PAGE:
Dear Vladimir,

do you remember how dread began when words started to deform? One after another, your words contorted like an impaled vampire at the break of day, disappearing in the black holes of the outlander to transmute into the demons that endlessly pursue you.

Words – your life’s backups – lost their initial meanings! The foundation stones of your existence ceased to exist! Submerged into the English idiolect of New York and America, your beautiful Russian vanished the way snails retract their horns of irony, sharpness and cynicism, seeking shelter in the shells of their own silence. Beauty vanished into an unrecognizable dimension, sunk into a silent darkness and the result of the silence was that you yourself turned into a ghost! Even your kilograms were detracted into pounds and inches substituted your centimeters. Your body lost its acknowledged dimensions! A grotesqueness of measurements with numbers that in like manner are as strange as the words that describe them. You’ve become a ghost of the urban thicket, lost in the streets of a fearless city that scares immigrants.

What good is a word if there’s nobody to hear it? What’s the sense of a beautifully dolled up sentence if it only remains in your brain cells, as if covered up by river stones? Now and then only a trout darts calmly by, without paying any attention. You thought in Russian, Vladimir. You dreamed in Russian, you jerked off and cursed in Russian, Vladimir. The ocean of English was an unknown region to you. Whores didn’t know which recognized category to place you in and on Eighth Avenue they recoiled from your voracious look. But more than for sex, you craved and yearned for understanding. Even bartenders eschewed to stay clear of you as they poured you a vodka quickie and departed to the far end of the bar, as far away as possible from you and your burden. Stranded on the shore of an unknown language you began to lose your mind.

You let your flag fly at half-mast and thereafter, slowly, breathlessly, you took it down and off of the mast that was once your homeland and put it aside. Again, soundlessly! No “Podmoskovniye vechera” or bugle accompanied that last act optionally known as: solitude. You dived into the cacophony of New York and just like New York did not understand you, you didn’t understand New York. On Times Square America glittered with all its stars, while Russia was somewhere far away, far beyond the oceans and continents, drifting off into darkness. Do you remember, Vladimir, how in that radiance you longed for that darkness although at the same time it terrified you so much that you couldn’t even budge?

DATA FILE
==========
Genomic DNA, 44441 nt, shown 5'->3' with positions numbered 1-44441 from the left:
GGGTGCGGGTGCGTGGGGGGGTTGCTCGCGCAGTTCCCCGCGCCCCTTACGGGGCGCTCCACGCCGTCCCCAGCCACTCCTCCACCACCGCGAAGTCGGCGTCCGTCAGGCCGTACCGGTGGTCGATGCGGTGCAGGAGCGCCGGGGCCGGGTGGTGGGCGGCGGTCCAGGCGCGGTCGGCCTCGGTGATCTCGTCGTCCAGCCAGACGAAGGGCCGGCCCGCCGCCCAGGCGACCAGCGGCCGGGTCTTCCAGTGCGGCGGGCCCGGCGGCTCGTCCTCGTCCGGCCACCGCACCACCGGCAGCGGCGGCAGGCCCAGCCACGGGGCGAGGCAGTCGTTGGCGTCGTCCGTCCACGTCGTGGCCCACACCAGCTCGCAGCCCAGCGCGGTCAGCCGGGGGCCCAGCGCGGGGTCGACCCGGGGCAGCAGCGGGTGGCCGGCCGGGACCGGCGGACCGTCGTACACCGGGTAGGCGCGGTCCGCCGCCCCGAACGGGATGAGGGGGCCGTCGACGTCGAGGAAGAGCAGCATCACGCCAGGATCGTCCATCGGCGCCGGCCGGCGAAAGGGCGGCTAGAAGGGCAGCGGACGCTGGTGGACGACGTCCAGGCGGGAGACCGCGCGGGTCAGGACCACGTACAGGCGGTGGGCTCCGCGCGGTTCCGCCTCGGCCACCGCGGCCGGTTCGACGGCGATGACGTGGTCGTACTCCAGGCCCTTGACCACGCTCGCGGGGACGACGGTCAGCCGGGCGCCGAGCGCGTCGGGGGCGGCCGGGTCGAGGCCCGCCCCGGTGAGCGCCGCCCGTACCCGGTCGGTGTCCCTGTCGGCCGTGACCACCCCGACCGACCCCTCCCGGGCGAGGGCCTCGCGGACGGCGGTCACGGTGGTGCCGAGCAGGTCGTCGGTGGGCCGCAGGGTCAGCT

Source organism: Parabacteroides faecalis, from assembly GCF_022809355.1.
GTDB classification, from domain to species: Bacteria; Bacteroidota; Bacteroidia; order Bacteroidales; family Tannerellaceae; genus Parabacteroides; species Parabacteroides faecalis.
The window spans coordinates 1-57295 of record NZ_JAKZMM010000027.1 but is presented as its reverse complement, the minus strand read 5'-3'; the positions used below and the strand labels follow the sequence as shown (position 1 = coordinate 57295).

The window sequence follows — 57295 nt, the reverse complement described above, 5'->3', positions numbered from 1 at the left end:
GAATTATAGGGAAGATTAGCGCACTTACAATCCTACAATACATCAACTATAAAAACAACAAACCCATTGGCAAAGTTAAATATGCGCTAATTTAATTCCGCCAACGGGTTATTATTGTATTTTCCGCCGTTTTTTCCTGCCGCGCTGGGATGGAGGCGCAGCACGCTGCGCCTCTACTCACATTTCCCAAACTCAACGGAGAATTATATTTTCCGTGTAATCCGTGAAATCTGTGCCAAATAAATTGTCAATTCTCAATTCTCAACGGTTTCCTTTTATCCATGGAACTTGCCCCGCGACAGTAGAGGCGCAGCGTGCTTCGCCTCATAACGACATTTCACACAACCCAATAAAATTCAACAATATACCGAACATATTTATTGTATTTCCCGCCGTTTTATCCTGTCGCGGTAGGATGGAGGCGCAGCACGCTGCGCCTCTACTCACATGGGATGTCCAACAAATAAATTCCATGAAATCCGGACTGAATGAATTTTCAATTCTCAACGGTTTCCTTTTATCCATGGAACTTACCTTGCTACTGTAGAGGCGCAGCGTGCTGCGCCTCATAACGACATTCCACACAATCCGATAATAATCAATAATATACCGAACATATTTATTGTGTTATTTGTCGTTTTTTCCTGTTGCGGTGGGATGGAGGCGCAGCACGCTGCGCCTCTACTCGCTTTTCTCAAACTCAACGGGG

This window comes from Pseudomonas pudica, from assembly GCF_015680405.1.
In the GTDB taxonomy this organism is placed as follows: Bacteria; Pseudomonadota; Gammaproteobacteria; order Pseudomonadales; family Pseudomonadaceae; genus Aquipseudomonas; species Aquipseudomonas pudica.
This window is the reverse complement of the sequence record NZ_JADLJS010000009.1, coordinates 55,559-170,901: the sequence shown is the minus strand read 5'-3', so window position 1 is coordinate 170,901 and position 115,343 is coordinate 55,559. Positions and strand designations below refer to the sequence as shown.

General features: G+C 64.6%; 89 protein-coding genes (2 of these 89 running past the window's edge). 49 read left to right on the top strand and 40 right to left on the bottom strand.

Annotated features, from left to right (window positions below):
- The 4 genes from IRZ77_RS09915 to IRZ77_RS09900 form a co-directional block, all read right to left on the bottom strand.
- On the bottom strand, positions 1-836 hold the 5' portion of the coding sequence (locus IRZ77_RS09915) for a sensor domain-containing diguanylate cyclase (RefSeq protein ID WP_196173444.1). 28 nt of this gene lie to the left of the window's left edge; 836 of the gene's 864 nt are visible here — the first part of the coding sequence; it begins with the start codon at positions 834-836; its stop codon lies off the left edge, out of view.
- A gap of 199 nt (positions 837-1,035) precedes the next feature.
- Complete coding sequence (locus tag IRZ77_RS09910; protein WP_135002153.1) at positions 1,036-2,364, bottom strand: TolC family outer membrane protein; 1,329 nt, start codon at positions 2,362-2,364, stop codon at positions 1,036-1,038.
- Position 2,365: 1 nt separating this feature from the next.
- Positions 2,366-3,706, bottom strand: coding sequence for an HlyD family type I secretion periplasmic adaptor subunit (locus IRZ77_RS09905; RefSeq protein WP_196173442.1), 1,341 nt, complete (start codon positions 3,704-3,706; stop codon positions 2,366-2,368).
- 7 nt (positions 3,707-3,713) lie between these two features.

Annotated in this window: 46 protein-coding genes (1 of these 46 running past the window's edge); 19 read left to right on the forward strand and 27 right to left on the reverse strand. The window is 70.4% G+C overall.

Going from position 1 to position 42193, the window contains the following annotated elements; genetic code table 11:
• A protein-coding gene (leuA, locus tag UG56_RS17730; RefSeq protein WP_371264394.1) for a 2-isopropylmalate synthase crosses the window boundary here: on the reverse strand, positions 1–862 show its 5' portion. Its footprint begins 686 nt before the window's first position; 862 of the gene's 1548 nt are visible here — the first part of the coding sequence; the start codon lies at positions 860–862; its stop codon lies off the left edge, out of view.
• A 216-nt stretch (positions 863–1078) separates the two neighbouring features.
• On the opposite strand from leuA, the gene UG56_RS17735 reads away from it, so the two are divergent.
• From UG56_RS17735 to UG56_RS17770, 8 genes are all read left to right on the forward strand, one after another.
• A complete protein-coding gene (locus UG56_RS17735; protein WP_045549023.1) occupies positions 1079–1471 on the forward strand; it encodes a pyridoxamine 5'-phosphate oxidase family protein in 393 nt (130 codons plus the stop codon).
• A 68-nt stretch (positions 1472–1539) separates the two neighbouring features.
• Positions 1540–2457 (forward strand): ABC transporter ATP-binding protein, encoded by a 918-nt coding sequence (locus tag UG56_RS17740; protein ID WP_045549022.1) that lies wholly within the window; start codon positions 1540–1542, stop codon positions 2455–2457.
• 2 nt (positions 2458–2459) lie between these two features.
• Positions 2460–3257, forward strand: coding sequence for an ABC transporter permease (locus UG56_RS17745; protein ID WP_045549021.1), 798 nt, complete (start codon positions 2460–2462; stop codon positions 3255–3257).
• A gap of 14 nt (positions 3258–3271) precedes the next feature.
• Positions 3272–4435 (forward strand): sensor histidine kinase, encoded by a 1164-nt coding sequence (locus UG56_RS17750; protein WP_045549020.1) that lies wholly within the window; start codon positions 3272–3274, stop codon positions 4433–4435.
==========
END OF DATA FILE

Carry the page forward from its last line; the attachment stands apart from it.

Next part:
Migration into a language was tougher than anything you could imagine. Wherever you went, you wanted to talk, yet your thoughts were still molded in Russian and you had nobody to recount them to. The Russian emigrants didn’t like you and on top of that they overly reminded you of the home to which you could no longer return and so you yourself avoided contacts with them. In you yourself words lived in an aloneness of their own. Whatever you did every day was like composing a symphony for the deaf, making a movie for the blind, writing a book for the illiterate or like communication forwarded to an unknown cosmos. You suffered, Vladimir, suffered engrossed in writing in a script that nobody here understood, suffered over the words, over the letters, suffered, from morning to night. Yes, migration into a language was tougher than anything you could imagine.

Cordially,
Roman Latkovic
New York City, March of 1999

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Roman’s legendary translator, Slobodan Drenovac, has found this Open Letter to Nabokov in, of all places, The National Archives in the United Kingdom, written in Roman’s native Croatian language. (original Croatian text is here) At great cost to his sanity Fred – as friends call Mr. Drenovac – embarked on translating the letter.

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Displaced Mighty Redwood Films, LLC Roman Latkovic Mighty Redwood Films, LLC 2014-1-1
Roman Latkovic Roman Latković, a Croatian author, U.S. asylee, filmmaker, journalist, globetrotter, and a screenwriter sometimes thinks of himself as Salieri thought of Mozart’s oboe from Serenade For Winds, K.361: 3rd Movement and chuckles. Facebook Twitter Google + SoundCloud YouTube LinkedIn Vimeo